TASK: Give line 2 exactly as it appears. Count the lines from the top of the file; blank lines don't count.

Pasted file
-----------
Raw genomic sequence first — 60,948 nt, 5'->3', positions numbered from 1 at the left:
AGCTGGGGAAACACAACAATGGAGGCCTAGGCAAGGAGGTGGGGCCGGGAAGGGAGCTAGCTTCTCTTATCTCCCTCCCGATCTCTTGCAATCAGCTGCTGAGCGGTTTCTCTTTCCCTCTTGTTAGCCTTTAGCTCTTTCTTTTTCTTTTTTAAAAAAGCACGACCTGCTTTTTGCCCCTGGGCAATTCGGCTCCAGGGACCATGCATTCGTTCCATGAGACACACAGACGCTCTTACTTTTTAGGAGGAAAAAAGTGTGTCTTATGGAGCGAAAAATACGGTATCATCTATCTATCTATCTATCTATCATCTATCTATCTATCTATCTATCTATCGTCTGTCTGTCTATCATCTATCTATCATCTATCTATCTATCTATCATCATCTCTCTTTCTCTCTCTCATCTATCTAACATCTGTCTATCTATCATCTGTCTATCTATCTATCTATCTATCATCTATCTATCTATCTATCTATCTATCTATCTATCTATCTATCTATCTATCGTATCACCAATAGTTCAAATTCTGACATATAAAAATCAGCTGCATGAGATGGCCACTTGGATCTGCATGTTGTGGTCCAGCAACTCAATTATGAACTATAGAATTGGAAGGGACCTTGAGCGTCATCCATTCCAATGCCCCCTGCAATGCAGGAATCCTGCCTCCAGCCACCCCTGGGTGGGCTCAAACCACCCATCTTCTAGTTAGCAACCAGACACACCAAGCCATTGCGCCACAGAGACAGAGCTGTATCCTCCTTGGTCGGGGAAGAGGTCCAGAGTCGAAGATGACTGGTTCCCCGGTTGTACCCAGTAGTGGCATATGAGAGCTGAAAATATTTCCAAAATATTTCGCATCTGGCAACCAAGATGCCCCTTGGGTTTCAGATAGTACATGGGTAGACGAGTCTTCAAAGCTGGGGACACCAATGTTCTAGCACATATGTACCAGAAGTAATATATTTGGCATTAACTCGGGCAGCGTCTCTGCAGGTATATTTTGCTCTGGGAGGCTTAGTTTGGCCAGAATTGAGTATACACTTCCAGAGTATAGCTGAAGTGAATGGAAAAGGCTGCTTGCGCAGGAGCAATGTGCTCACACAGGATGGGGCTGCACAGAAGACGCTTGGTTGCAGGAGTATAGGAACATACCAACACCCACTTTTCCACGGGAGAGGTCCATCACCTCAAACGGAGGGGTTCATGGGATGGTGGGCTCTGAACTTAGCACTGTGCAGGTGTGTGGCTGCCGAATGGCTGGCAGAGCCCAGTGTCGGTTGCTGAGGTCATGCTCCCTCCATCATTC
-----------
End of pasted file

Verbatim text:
AGCTGGGGAAACACAACAATGGAGGCCTAGGCAAGGAGGTGGGGCCGGGAAGGGAGCTAGCTTCTCTTATCTCCCTCCCGATCTCTTGCAATCAGCTGCTGAGCGGTTTCTCTTTCCCTCTTGTTAGCCTTTAGCTCTTTCTTTTTCTTTTTTAAAAAAGCACGACCTGCTTTTTGCCCCTGGGCAATTCGGCTCCAGGGACCATGCATTCGTTCCATGAGACACACAGACGCTCTTACTTTTTAGGAGGAAAAAAGTGTGTCTTATGGAGCGAAAAATACGGTATCATCTATCTATCTATCTATCTATCATCTATCTATCTATCTATCTATCTATCGTCTGTCTGTCTATCATCTATCTATCATCTATCTATCTATCTATCATCATCTCTCTTTCTCTCTCTCATCTATCTAACATCTGTCTATCTATCATCTGTCTATCTATCTATCTATCTATCATCTATCTATCTATCTATCTATCTATCTATCTATCTATCTATCTATCTATCGTATCACCAATAGTTCAAATTCTGACATATAAAAATCAGCTGCATGAGATGGCCACTTGGATCTGCATGTTGTGGTCCAGCAACTCAATTATGAACTATAGAATTGGAAGGGACCTTGAGCGTCATCCATTCCAATGCCCCCTGCAATGCAGGAATCCTGCCTCCAGCCACCCCTGGGTGGGCTCAAACCACCCATCTTCTAGTTAGCAACCAGACACACCAAGCCATTGCGCCACAGAGACAGAGCTGTATCCTCCTTGGTCGGGGAAGAGGTCCAGAGTCGAAGATGACTGGTTCCCCGGTTGTACCCAGTAGTGGCATATGAGAGCTGAAAATATTTCCAAAATATTTCGCATCTGGCAACCAAGATGCCCCTTGGGTTTCAGATAGTACATGGGTAGACGAGTCTTCAAAGCTGGGGACACCAATGTTCTAGCACATATGTACCAGAAGTAATATATTTGGCATTAACTCGGGCAGCGTCTCTGCAGGTATATTTTGCTCTGGGAGGCTTAGTTTGGCCAGAATTGAGTATACACTTCCAGAGTATAGCTGAAGTGAATGGAAAAGGCTGCTTGCGCAGGAGCAATGTGCTCACACAGGATGGGGCTGCACAGAAGACGCTTGGTTGCAGGAGTATAGGAACATACCAACACCCACTTTTCCACGGGAGAGGTCCATCACCTCAAACGGAGGGGTTCATGGGATGGTGGGCTCTGAACTTAGCACTGTGCAGGTGTGTGGCTGCCGAATGGCTGGCAGAGCCCAGTGTCGGTTGCTGAGGTCATGCTCCCTCCATCATTC